The Globalization has transformed our world in more ways than one. To describe it in a single sentence, one can say Globalization to be cultural, economical and political phenomena that promotes international integration through exchange of products, ideas and technology. The definition seems as if the phenomenon is a healthy one and with such an activity, a country or a region can learn new technology and skills and append its worldview. One cannot deny that it has many a times had a positive effect on our lives. However at other times it has mutated our lifestyle in ways that we could never have imagined. The most severe effect has been the loss of local essence and customs in pursuit of the global methods. Such local practices were forgotten as global methods seem more profitable or affordable to many, at least superficially.
In this essay, a study shall be made into how it has affected the food habits of individuals and community and a light research shall be undertaken to reflect upon the positives or the negatives that have propped up with it. Ecological and economical impacts of the choices on our world are the prime focus of the study. We shall select two of the three meals in a day and try to trace the origins of the ingredients in it. A look into how the ingredients were gathered and were they local or from far off distances shall bring out some interesting facts about our reliance on items that are actually foreign in nature, but something that we now take for granted. The breakfast and the dinner are the chosen meals for assessment in this essay.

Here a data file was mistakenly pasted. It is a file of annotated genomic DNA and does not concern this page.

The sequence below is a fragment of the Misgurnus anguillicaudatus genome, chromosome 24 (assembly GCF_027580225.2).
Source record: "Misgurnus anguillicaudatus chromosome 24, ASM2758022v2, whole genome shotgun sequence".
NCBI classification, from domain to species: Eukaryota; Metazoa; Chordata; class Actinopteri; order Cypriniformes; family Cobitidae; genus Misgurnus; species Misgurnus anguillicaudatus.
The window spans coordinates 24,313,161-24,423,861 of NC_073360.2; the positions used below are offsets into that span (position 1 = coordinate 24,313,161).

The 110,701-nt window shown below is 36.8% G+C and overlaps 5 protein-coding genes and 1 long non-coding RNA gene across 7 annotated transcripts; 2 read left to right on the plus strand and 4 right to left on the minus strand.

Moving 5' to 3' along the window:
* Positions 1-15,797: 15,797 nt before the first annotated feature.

The breakfast is the very first meal in the day. My breakfast for scrutiny today is a typical American breakfast consisting of brown bread toast, scrambled eggs, sausages, deep fried potato cubes and whipped butter spread. Gathering information about the ingredients
required a little enquiry over the telephone and research over the internet. The brown bread was bought from a local bakery that provides the diner with a regular supply. The wheat for the bread was American and the bakery buys Wheat Montana Prairie Gold to bake its bread. The sausages were Purnell's "Old Folks" that are manufactured in Simpsonville, Kentucky. Eggs were similarly American and from the Unitedegg Producers cooperative. Potatoes were similarly American and so was the whipped cream. Thus one can say that the breakfast was completely American, not just the cuisine but also the ingredients used were local and not imported into the country from far off places. One thing to be noted is that the whipped cream was organic and manufactured using sustainable ways.
The dinner consisted of a Chinese take-away ordered from a nearby restaurant. It consisted of Hulatang, fried wontons, almond chicken and chow mein. Hulatang is a traditional Chinese soup consisting of beef, flour, vermicelli, spinach, kelp, ginger, vinegar and sesame oil. The beef, flour and spinach are locally available whereas the Chinese restaurant outlet informed me that the most of its spices are imported from China and so is the kelp. The vermicelli is an Italian food ingredient now very popular in a variety of dishes in America. The fried wontons are a Thai dish that has now staple to the American Chinese cuisine.
Impacts of Globalization on our food habits
The first thing to be noted is that of the contrast between the origins of the American breakfast and the Chinese dinner. Note that the breakfast was cooked in home, while the dinner was a takeaway. While the breakfast had almost no imported or foreign ingredients, the dinner consisted of a large percentage of foreign materials. Thus one of the first observations I would like to make is that the chances of foreign ingredient in our food is